Answering a difficult interview question

Publication date: 
Wednesday, February 13, 2013

I’m currently unemployed but I’m getting some callbacks for interviews. So far, I’ve only been to two, and each time I’ve been puzzled by the same question: tell me about a difficult situation that you were in and how you solved it. I can think of many examples but have a really hard time making them sound interesting (or long enough, for that matter). I sit there struggling to figure out how to approach this question and then my confidence goes out the window. Can you help me so that I can ace the next interview — I feel like I’m not getting a job offer because I can’t get past this question!



Dear Sarah,

First of all, congratulations on getting two interviews under your belt — that’s a huge deal and it tells me that your resumé is compelling enough to get employers interested in you as a potential candidate.

Interview questions are not perfect. They’re designed so that an employer can get a rough idea of what the candidate is like within a short amount of time. Job seekers must be on their best behaviour during an interview and try to present the optimal picture of who they are. At the same time, an employer doesn’t want to fall into the trap of hiring a good-presentation-but-poor-performance employee, so he or she asks questions intended to give some idea about what the person is really like. Again, imperfect, but there’s no other way.

In case of your dilemma, you are being asked a behavioural question and it’s meant to (sort of) predict how you’d behave in a challenging situation. The employer is not trying to trick you into telling him/her about your mistakes but is rather looking to see how you deal with mistakes. Incidentally, saying that you’ve never had a difficult situation probably would make an employer suspicious — so don’t be afraid to be human (although, don’t overshare — no one needs to know about the time you fell asleep at your desk).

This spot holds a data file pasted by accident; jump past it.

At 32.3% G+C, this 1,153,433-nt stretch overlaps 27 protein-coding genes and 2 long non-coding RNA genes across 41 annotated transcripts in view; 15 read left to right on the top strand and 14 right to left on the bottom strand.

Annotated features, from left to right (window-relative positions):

By telling the employer how you’ve dealt with something in the past, you’re giving him/her insight into how you might behave in the future. It’s your decision process that the employer is most interested in, which is why it’s good to have some interesting stories prepared. In our From Stress to Behaviour — Job Interview Types article we talk about preparing for this type of question by first looking at the skills the employer is looking for and then coming up with a story to demonstrate your use of such skills. So, if this is a job in customer service, for example, you might want to talk about the time you dealt with an irate customer. My favourite model for tackling this question is called the STAR approach:

  • S = Situation (Briefly describe the situation.)
  • T = Task (Talk about what you were trying to achieve.)
  • A = Action (Explain what you did to achieve your results.)
  • R = Result (Describe your results.)

When I was working with an employment counsellor, we sat down and wrote out a few situations that could be compartmentalized into the STAR model. It made a difference to see it on paper and be able to parse my examples into cohesive parts that fit together. I prepared a few stories to ready myself for the interviews, and, suddenly, once I knew exactly what I was talking about, my confidence soared.

Good luck with your future interviews and make sure to check out our interview section on more tips on how to ace them.


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